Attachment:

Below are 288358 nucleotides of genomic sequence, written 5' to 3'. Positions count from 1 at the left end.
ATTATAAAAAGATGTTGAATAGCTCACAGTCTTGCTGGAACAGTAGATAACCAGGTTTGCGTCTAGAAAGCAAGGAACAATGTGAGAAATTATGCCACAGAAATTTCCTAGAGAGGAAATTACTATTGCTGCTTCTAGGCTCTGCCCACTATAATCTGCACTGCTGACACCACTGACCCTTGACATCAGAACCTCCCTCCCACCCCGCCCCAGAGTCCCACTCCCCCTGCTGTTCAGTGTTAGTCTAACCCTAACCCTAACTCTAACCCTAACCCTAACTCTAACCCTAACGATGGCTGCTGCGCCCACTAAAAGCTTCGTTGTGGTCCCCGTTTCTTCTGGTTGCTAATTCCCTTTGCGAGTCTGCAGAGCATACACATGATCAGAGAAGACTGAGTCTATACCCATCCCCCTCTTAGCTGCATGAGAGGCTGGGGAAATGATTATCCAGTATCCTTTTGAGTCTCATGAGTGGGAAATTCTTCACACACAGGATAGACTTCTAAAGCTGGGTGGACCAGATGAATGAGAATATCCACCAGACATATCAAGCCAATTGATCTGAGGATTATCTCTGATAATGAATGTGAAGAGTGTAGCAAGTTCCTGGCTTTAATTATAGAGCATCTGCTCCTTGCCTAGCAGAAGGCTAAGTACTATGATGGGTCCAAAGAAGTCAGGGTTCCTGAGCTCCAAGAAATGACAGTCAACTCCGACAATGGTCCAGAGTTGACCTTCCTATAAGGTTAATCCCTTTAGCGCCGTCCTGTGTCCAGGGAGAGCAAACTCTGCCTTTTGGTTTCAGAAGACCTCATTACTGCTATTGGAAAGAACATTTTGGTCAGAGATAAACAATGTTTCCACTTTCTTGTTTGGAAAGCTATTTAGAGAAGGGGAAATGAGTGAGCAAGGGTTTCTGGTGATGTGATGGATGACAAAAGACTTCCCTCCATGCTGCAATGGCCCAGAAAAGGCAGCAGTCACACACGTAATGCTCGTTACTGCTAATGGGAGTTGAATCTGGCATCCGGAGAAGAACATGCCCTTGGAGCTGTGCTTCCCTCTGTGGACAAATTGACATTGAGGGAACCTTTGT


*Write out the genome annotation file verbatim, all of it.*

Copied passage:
Below are 288358 nucleotides of genomic sequence, written 5' to 3'. Positions count from 1 at the left end.
ATTATAAAAAGATGTTGAATAGCTCACAGTCTTGCTGGAACAGTAGATAACCAGGTTTGCGTCTAGAAAGCAAGGAACAATGTGAGAAATTATGCCACAGAAATTTCCTAGAGAGGAAATTACTATTGCTGCTTCTAGGCTCTGCCCACTATAATCTGCACTGCTGACACCACTGACCCTTGACATCAGAACCTCCCTCCCACCCCGCCCCAGAGTCCCACTCCCCCTGCTGTTCAGTGTTAGTCTAACCCTAACCCTAACTCTAACCCTAACCCTAACTCTAACCCTAACGATGGCTGCTGCGCCCACTAAAAGCTTCGTTGTGGTCCCCGTTTCTTCTGGTTGCTAATTCCCTTTGCGAGTCTGCAGAGCATACACATGATCAGAGAAGACTGAGTCTATACCCATCCCCCTCTTAGCTGCATGAGAGGCTGGGGAAATGATTATCCAGTATCCTTTTGAGTCTCATGAGTGGGAAATTCTTCACACACAGGATAGACTTCTAAAGCTGGGTGGACCAGATGAATGAGAATATCCACCAGACATATCAAGCCAATTGATCTGAGGATTATCTCTGATAATGAATGTGAAGAGTGTAGCAAGTTCCTGGCTTTAATTATAGAGCATCTGCTCCTTGCCTAGCAGAAGGCTAAGTACTATGATGGGTCCAAAGAAGTCAGGGTTCCTGAGCTCCAAGAAATGACAGTCAACTCCGACAATGGTCCAGAGTTGACCTTCCTATAAGGTTAATCCCTTTAGCGCCGTCCTGTGTCCAGGGAGAGCAAACTCTGCCTTTTGGTTTCAGAAGACCTCATTACTGCTATTGGAAAGAACATTTTGGTCAGAGATAAACAATGTTTCCACTTTCTTGTTTGGAAAGCTATTTAGAGAAGGGGAAATGAGTGAGCAAGGGTTTCTGGTGATGTGATGGATGACAAAAGACTTCCCTCCATGCTGCAATGGCCCAGAAAAGGCAGCAGTCACACACGTAATGCTCGTTACTGCTAATGGGAGTTGAATCTGGCATCCGGAGAAGAACATGCCCTTGGAGCTGTGCTTCCCTCTGTGGACAAATTGACATTGAGGGAACCTTTGT